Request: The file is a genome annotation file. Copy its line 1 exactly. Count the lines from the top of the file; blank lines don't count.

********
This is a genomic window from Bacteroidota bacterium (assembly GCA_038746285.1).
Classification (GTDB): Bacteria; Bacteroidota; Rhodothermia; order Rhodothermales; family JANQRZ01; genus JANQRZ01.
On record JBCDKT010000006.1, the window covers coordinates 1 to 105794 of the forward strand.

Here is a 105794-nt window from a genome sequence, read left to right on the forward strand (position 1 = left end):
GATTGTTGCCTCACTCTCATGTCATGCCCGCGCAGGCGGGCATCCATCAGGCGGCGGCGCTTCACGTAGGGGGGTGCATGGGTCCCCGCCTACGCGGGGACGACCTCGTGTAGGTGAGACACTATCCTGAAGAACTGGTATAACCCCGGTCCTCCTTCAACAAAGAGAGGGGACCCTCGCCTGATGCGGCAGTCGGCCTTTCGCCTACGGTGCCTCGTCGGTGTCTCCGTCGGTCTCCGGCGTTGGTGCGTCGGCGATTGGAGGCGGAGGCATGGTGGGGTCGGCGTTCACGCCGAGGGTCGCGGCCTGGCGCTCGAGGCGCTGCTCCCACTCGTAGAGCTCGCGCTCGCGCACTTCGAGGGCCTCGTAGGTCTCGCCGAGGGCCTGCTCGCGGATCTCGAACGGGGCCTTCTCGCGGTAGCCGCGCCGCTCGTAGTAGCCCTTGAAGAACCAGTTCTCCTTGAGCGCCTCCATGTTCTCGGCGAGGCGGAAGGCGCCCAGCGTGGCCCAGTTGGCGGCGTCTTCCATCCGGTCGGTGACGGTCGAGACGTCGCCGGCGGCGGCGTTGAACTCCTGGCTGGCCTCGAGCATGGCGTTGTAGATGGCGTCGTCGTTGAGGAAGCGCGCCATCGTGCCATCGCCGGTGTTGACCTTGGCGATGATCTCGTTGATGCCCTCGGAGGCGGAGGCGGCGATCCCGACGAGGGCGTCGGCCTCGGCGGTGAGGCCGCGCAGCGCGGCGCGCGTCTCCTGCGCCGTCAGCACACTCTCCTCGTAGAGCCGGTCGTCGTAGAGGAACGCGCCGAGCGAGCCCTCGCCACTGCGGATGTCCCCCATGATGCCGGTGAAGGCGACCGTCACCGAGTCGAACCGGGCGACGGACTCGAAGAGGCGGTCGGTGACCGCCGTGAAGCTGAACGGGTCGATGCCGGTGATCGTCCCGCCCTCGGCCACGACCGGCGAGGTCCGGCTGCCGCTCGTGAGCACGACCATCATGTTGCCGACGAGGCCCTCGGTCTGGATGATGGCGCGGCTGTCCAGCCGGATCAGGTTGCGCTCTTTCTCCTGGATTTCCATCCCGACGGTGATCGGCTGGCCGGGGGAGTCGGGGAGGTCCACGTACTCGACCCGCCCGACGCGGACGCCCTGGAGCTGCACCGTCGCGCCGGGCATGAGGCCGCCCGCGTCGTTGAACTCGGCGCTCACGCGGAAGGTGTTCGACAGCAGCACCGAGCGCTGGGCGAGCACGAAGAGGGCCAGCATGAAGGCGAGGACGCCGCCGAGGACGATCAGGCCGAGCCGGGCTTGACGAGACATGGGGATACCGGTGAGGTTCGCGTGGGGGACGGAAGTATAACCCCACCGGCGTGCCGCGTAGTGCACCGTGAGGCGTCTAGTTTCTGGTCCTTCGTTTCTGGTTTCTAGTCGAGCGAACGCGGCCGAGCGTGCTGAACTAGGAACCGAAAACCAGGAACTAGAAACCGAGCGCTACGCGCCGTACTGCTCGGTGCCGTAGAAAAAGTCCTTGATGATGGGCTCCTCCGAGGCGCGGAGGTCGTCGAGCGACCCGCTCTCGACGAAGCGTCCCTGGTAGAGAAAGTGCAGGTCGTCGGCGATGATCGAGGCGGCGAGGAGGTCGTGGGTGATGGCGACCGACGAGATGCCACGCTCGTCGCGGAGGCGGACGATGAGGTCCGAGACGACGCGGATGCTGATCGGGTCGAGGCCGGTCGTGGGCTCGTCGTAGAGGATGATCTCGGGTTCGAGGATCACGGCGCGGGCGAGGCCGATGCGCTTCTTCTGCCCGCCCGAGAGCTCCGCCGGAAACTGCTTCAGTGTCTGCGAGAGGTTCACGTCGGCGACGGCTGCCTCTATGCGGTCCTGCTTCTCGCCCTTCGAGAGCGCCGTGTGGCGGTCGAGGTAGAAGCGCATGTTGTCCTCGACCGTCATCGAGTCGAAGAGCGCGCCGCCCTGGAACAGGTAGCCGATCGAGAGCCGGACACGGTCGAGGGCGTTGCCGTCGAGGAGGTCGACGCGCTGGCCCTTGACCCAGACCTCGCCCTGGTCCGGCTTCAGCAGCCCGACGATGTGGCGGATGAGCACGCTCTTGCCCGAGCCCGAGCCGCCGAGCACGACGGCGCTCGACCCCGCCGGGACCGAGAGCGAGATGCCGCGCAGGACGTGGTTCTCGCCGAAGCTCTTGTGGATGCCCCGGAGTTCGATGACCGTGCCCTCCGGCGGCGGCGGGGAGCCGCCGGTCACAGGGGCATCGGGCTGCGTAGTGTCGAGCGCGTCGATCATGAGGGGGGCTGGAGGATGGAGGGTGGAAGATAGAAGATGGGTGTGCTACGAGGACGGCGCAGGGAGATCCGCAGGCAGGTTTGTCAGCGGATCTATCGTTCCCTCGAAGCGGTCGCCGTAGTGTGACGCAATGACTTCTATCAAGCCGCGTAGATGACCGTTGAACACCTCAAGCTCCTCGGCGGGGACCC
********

This is a genomic window from Bacteroidota bacterium (assembly GCA_038746285.1).